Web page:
The Spirit Play cashes in on the supernatural

By Alex Allen

The Strange Tree Group’s off- the-wall production, The Spirit Play, is the newest fantastical creation of acclaimed playwright Emily Schwartz. The show was born out of the Chicago Department of Cultural Affairs’ Incubator Program, which allows writers to have their plays workshopped on the stage with a cast and crew.

The Spirit Play, with its spooky supernaturalism, is nothing out of the ordinary for a theater group as whimsical as The Strange Tree Group. The play is set in 1870s Chicago, in the decorated home of an upper-class Victorian family. Mr. Gerard and the two Foust sisters are holding a séance for the Redspell family and their close friends.

In the first act, the Redspell family has an encounter with the dead during a séance put together by Mr. Gerard. The show is a great example of storytelling through objects and the environment. The lights go out and the con artists play silly tricks like knocking on the table and brushing the victims’ hands with a feather in the dark. It is a farcical show that leaves the audience unprepared for the serious matters that follow in the second act. Conflict arises when Mr. Tennant, a sad, drunk widower, demands to speak to his deceased wife and Mr. Gerard spots the massive diamond ring that used to belong to her. The sisters’ inner turmoil, suspicious family members, and the actual appearance of people from the beyond complicate matters even more and end with some intriguing questions.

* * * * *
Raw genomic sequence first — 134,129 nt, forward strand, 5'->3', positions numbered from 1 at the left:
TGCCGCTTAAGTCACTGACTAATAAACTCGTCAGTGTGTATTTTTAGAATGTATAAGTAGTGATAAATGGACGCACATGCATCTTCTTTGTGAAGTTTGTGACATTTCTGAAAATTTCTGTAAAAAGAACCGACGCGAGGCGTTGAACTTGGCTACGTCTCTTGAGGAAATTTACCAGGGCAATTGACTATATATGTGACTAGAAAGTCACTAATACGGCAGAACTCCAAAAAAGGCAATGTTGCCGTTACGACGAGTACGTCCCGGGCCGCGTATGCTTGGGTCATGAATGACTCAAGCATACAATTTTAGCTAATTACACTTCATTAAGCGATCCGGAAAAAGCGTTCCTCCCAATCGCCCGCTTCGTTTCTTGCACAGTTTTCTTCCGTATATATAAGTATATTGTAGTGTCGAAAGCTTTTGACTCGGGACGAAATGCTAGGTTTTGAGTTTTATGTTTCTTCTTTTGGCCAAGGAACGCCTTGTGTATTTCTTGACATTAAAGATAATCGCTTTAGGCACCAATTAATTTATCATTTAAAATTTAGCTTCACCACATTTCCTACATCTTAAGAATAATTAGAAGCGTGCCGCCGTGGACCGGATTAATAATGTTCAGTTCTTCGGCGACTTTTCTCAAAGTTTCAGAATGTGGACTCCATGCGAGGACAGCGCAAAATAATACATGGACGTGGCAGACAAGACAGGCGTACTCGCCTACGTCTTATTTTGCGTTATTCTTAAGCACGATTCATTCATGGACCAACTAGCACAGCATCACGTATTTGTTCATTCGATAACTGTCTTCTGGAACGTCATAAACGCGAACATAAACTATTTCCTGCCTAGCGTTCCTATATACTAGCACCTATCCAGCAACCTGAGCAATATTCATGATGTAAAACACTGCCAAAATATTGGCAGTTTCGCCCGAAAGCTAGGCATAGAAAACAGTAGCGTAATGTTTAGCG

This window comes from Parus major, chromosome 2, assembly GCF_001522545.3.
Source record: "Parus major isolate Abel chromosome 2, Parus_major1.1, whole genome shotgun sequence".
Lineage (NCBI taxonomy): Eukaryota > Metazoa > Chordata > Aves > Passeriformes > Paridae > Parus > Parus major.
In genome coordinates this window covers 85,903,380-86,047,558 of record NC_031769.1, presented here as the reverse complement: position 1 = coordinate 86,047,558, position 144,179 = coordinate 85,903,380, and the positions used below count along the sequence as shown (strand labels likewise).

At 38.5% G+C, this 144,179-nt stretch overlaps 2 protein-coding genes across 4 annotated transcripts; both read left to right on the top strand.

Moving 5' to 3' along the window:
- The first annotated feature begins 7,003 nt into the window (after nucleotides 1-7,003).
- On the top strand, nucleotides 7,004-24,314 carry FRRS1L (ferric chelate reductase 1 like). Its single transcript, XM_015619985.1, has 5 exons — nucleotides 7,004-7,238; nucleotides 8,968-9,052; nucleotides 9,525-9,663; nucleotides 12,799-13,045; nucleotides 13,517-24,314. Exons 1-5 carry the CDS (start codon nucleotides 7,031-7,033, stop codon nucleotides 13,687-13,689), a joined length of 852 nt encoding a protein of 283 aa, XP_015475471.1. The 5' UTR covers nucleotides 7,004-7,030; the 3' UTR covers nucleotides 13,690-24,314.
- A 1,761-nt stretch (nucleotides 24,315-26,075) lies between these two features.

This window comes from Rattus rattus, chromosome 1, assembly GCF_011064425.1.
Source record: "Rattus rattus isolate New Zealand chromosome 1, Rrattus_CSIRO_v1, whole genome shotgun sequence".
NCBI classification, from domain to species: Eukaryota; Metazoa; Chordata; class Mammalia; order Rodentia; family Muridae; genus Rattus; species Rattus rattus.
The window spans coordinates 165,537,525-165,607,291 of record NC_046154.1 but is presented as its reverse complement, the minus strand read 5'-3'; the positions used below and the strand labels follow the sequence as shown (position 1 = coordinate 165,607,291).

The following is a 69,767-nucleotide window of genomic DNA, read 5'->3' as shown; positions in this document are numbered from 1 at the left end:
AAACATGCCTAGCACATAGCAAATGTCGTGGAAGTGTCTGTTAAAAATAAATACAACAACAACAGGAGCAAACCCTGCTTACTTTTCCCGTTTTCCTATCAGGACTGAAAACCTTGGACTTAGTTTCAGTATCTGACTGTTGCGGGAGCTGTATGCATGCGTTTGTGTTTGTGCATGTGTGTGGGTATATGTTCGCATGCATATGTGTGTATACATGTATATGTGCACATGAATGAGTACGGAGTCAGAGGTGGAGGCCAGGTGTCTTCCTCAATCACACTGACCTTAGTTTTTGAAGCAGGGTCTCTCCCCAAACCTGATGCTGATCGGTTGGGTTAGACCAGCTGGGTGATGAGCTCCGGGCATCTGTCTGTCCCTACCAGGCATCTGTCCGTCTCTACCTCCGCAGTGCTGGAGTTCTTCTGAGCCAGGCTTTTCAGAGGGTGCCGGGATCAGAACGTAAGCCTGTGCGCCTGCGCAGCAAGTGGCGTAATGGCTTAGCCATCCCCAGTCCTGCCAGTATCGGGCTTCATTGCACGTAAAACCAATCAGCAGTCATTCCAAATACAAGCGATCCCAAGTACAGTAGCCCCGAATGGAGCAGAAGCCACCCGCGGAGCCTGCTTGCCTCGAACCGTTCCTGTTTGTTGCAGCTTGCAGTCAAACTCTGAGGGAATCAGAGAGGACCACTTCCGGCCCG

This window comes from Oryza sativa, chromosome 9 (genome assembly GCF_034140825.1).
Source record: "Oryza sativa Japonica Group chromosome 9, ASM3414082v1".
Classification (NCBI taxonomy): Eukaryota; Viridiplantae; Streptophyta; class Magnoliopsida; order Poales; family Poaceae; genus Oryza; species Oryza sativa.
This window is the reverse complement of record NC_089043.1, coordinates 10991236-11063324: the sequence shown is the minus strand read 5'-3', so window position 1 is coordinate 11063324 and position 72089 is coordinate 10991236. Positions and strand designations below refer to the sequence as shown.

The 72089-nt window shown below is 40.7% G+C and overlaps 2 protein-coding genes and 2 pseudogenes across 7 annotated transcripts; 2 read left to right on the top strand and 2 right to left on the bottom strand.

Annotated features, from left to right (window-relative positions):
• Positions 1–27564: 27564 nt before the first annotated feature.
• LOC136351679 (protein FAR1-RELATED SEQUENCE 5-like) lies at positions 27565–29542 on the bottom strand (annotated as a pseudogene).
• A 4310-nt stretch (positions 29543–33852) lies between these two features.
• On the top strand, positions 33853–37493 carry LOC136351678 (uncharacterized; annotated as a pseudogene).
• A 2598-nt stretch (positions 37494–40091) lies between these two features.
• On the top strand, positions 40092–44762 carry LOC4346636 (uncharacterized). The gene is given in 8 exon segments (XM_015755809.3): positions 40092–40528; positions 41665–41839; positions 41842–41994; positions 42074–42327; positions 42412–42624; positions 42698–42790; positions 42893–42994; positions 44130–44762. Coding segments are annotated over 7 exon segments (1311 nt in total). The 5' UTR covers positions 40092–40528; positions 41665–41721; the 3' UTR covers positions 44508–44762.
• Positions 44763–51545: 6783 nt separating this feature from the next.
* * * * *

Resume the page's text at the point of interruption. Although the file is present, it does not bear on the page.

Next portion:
As it turns out, deceiving people about speaking to their dead loved ones was a popular and profitable profession in large cities during the second half of the 19th century. The wealthy, as a rule, were plenty superstitious—the perfect victims for amateur magicians and showmen. Schwartz has said that she went through countless magazines and newspapers, finding reports of thieves putting on false séances and even some true believers giving their accounts of speaking to their long lost loved ones. This combination of skepticism and naïveté provided an excellent starting point for The Spirit Play.

A professional stage magician was hired to create visual illusions for the show. Brett Schneider is a member of the Magic Castle in Hollywood and has performed throughout the nation. His work on this show includes the apparent weightlessness of a table, a diamond ring with a mind of its own, and the several unexplainable disappearances of characters. His tricks alone add to the mystery and intrigue of the show.

The Spirit Play thrives because it considers not just the story of these distraught con artists, but also the possibility that ghosts may actually be entering our realm. Schwartz gives no clear answer, only visual clues, and it’s up to the audience to decide for themselves.